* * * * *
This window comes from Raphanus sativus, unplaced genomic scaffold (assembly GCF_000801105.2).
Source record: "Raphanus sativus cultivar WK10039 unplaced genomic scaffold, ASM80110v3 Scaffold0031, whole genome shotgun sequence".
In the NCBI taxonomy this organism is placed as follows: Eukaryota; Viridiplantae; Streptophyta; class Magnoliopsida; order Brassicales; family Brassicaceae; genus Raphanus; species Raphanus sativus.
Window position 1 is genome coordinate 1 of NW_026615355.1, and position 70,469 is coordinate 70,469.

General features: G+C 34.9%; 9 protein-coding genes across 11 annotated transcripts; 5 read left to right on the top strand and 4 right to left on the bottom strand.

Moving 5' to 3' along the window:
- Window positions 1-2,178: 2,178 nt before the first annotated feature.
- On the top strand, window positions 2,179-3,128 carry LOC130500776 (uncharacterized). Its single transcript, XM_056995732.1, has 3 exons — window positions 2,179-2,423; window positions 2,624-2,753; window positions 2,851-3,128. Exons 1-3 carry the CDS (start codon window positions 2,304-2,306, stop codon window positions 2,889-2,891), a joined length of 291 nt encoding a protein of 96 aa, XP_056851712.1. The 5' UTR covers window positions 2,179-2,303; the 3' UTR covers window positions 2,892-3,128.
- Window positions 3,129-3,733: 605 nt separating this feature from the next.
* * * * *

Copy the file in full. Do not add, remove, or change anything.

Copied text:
This window comes from Raphanus sativus, unplaced genomic scaffold (assembly GCF_000801105.2).
Source record: "Raphanus sativus cultivar WK10039 unplaced genomic scaffold, ASM80110v3 Scaffold0031, whole genome shotgun sequence".
In the NCBI taxonomy this organism is placed as follows: Eukaryota; Viridiplantae; Streptophyta; class Magnoliopsida; order Brassicales; family Brassicaceae; genus Raphanus; species Raphanus sativus.
Window position 1 is genome coordinate 1 of NW_026615355.1, and position 70,469 is coordinate 70,469.

General features: G+C 34.9%; 9 protein-coding genes across 11 annotated transcripts; 5 read left to right on the top strand and 4 right to left on the bottom strand.

Moving 5' to 3' along the window:
- Window positions 1-2,178: 2,178 nt before the first annotated feature.
- On the top strand, window positions 2,179-3,128 carry LOC130500776 (uncharacterized). Its single transcript, XM_056995732.1, has 3 exons — window positions 2,179-2,423; window positions 2,624-2,753; window positions 2,851-3,128. Exons 1-3 carry the CDS (start codon window positions 2,304-2,306, stop codon window positions 2,889-2,891), a joined length of 291 nt encoding a protein of 96 aa, XP_056851712.1. The 5' UTR covers window positions 2,179-2,303; the 3' UTR covers window positions 2,892-3,128.
- Window positions 3,129-3,733: 605 nt separating this feature from the next.